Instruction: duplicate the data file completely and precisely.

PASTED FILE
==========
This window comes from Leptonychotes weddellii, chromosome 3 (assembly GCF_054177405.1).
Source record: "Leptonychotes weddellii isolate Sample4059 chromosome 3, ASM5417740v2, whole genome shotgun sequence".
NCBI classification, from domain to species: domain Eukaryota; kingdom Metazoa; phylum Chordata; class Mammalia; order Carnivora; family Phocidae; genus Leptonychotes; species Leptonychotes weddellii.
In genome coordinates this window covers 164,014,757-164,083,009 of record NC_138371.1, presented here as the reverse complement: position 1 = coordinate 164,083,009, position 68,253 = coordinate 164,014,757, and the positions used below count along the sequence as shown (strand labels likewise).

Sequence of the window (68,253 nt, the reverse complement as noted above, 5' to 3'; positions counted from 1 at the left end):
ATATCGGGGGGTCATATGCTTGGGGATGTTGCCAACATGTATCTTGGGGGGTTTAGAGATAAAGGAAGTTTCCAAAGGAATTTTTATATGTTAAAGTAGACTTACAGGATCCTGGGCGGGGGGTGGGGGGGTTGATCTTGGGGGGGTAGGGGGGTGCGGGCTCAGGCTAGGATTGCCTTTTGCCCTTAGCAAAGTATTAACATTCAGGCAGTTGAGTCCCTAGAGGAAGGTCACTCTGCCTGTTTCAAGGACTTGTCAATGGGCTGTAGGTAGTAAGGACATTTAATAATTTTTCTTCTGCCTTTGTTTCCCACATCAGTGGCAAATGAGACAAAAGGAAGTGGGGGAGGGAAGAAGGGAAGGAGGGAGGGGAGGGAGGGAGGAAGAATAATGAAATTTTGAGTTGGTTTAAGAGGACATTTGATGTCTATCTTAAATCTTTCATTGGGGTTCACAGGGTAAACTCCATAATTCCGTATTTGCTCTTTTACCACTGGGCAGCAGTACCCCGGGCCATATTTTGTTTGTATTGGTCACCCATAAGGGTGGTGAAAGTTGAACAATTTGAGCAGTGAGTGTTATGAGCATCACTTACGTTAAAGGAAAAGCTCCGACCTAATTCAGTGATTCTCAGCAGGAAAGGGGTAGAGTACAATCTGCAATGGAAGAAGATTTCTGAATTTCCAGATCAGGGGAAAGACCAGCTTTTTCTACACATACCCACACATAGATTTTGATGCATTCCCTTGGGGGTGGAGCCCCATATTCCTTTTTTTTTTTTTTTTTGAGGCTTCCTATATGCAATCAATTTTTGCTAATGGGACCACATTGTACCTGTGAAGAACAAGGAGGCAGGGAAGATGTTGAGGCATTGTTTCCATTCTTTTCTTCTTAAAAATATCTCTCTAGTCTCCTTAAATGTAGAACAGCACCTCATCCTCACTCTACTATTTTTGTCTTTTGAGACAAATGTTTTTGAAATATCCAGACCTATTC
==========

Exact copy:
This window comes from Leptonychotes weddellii, chromosome 3 (assembly GCF_054177405.1).
Source record: "Leptonychotes weddellii isolate Sample4059 chromosome 3, ASM5417740v2, whole genome shotgun sequence".
NCBI classification, from domain to species: domain Eukaryota; kingdom Metazoa; phylum Chordata; class Mammalia; order Carnivora; family Phocidae; genus Leptonychotes; species Leptonychotes weddellii.
In genome coordinates this window covers 164,014,757-164,083,009 of record NC_138371.1, presented here as the reverse complement: position 1 = coordinate 164,083,009, position 68,253 = coordinate 164,014,757, and the positions used below count along the sequence as shown (strand labels likewise).

Sequence of the window (68,253 nt, the reverse complement as noted above, 5' to 3'; positions counted from 1 at the left end):
ATATCGGGGGGTCATATGCTTGGGGATGTTGCCAACATGTATCTTGGGGGGTTTAGAGATAAAGGAAGTTTCCAAAGGAATTTTTATATGTTAAAGTAGACTTACAGGATCCTGGGCGGGGGGTGGGGGGGTTGATCTTGGGGGGGTAGGGGGGTGCGGGCTCAGGCTAGGATTGCCTTTTGCCCTTAGCAAAGTATTAACATTCAGGCAGTTGAGTCCCTAGAGGAAGGTCACTCTGCCTGTTTCAAGGACTTGTCAATGGGCTGTAGGTAGTAAGGACATTTAATAATTTTTCTTCTGCCTTTGTTTCCCACATCAGTGGCAAATGAGACAAAAGGAAGTGGGGGAGGGAAGAAGGGAAGGAGGGAGGGGAGGGAGGGAGGAAGAATAATGAAATTTTGAGTTGGTTTAAGAGGACATTTGATGTCTATCTTAAATCTTTCATTGGGGTTCACAGGGTAAACTCCATAATTCCGTATTTGCTCTTTTACCACTGGGCAGCAGTACCCCGGGCCATATTTTGTTTGTATTGGTCACCCATAAGGGTGGTGAAAGTTGAACAATTTGAGCAGTGAGTGTTATGAGCATCACTTACGTTAAAGGAAAAGCTCCGACCTAATTCAGTGATTCTCAGCAGGAAAGGGGTAGAGTACAATCTGCAATGGAAGAAGATTTCTGAATTTCCAGATCAGGGGAAAGACCAGCTTTTTCTACACATACCCACACATAGATTTTGATGCATTCCCTTGGGGGTGGAGCCCCATATTCCTTTTTTTTTTTTTTTTTGAGGCTTCCTATATGCAATCAATTTTTGCTAATGGGACCACATTGTACCTGTGAAGAACAAGGAGGCAGGGAAGATGTTGAGGCATTGTTTCCATTCTTTTCTTCTTAAAAATATCTCTCTAGTCTCCTTAAATGTAGAACAGCACCTCATCCTCACTCTACTATTTTTGTCTTTTGAGACAAATGTTTTTGAAATATCCAGACCTATTC